It’s something we take for granted and not only because it signals the end of one season and the slow approach of another. It’s a natural event unique to our part of the world, a kind of gentle fireworks display marking the approach of something bigger to come. Timing is key to the perfect experience because this is not something spread out across many weeks and it all depends on weather conditions from weeks before. If it gets too cold too early, the leaves shift into duller colours and quickly fall before we can finish tying our shoes. Too warm and the leaves remain green until a sudden frost hits the air and we’re literally looking at half the time to absorb this occasion. Plus some areas change faster than others for no reason whatsoever. Mother Nature makes us work for it, that’s for sure, but when the time comes and you’re in the right place at the right time, it’s magical. I love it!

The beauty of sitting in the midst of the Ontario Highlands is the wide open expanses of fall colours spread across rolling hills. Take the view from Eagle’s Nest, for example, a local favourite. It’s an impressive view at any time of year, but it becomes a magnificent array of yellows, oranges, and browns as far as the eye can see. Only the view from a plane or the space station can beat it.

While I haven’t been able to get outside as often as I would have liked these past few months, the reason is also why I’m especially looking forward to getting onto trails like the Manitou Mountain Trail and Skywalk with my three-month old son. His vision is acute enough that he enjoys looking out the window when it’s all green trees and blue skies, so imagine what he’ll see with the perfect blend of Autumn. It’s a similar mindset fellow blogger, Michelle Kobzik, had last week when she took her five-month old to the top of Dickson Mountain.
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If hiking is not your thing or simply out of your realm of possibility, we can help with that. Our annual Fall Colours Chairlift Rides are taking place this Thanksgiving weekend between 11am and 4pm. Catch a ride to the top of the mountain for only $10 per person (or $30 for a group of four) and walk your way down along Ole K&P or stay a while at the Top Hut and relax before catching a ride back down. And I’d be remiss if I didn’t mention joining us for lunch or sticking around for a Thanksgiving dinner at our Canthooks restaurant. It’s a time to give thanks for friends and family; why not take time to appreciate the world around us too?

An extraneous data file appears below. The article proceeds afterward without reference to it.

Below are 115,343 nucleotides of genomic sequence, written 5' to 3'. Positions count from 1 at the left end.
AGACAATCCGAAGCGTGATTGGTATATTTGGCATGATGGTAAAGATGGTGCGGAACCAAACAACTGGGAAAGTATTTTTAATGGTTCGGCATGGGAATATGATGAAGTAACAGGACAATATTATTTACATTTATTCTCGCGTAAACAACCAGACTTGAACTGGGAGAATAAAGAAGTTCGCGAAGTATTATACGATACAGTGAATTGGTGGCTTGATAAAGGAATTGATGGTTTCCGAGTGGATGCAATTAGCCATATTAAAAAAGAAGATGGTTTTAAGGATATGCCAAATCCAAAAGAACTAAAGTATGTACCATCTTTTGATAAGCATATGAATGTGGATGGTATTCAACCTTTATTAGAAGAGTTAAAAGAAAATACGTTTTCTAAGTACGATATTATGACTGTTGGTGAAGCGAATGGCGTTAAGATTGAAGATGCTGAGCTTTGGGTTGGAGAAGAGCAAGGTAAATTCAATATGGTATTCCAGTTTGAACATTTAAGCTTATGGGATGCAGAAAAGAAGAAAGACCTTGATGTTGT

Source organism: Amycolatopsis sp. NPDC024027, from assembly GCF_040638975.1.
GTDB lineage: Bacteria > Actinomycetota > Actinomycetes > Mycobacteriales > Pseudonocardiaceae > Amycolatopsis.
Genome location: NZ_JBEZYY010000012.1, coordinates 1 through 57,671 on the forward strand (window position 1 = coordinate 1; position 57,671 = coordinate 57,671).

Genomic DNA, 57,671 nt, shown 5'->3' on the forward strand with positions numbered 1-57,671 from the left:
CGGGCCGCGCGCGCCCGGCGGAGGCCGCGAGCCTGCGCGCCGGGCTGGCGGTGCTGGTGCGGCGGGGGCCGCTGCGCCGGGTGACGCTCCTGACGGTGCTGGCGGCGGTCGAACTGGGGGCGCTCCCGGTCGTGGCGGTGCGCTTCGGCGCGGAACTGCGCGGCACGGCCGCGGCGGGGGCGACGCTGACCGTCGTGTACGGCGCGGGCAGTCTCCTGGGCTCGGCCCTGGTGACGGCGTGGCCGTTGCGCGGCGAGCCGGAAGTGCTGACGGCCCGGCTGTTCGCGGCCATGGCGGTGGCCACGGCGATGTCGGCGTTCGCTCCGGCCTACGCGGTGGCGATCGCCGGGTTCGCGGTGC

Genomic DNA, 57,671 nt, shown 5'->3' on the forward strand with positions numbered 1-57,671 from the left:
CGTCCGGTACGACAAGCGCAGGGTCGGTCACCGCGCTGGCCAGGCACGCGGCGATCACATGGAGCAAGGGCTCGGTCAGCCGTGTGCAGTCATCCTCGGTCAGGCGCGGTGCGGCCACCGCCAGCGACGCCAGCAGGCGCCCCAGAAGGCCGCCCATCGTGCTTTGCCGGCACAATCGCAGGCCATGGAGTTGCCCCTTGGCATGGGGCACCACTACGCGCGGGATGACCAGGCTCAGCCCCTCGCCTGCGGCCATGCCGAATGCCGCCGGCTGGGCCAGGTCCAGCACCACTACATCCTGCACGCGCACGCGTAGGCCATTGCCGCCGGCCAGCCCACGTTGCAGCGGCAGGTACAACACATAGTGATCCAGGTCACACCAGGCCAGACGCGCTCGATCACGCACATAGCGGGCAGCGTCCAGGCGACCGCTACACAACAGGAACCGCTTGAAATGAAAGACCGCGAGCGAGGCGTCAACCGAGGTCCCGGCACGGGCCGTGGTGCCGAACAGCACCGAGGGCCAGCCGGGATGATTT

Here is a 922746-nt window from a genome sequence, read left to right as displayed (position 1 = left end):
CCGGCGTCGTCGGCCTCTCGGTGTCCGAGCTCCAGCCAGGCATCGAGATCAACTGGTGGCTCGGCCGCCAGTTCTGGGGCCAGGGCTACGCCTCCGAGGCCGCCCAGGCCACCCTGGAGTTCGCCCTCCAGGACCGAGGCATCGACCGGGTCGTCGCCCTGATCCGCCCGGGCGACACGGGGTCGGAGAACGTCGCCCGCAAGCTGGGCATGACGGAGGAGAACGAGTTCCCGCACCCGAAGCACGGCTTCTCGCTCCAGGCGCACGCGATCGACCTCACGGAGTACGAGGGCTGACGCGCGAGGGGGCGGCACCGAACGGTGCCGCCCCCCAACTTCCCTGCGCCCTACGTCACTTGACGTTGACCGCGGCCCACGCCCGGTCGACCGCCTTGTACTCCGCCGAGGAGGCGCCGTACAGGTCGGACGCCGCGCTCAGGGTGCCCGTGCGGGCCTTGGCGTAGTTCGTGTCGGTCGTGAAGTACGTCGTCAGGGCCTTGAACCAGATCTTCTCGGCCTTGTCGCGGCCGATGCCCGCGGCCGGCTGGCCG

The Call of the Mountain Path

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Calabogie Peaks Social Media Guy here. I’m going to get a little personal today (but don’t worry, it’s nothing strange, just something that’s very near and dear to my heart). I’m a sucker for hiking. It calls to me and has done so more and more over the past few months. When I started working here back in November of 2013, the view from the base of the mountain took my breath away. Under normal circumstances, you’d think I would have been riding the chairlift as soon as the motor started running or tied up my boot laces post haste and started marching… but it’s not as simple as that.
Everyone has their unique challenges in life. Obstacles they must overcome as part of a personal conflict, be it mental, physical, or both. My employment here at The Peaks ended up being more than a fantastic professional opportunity, but a personal challenge that would take 18 months of training, perseverance and determination. Within days of sitting at this desk, I knew I was going to hike directly up the mountain and see the view from the other side. Not only that, I was going to document it and share it with all you fine readers.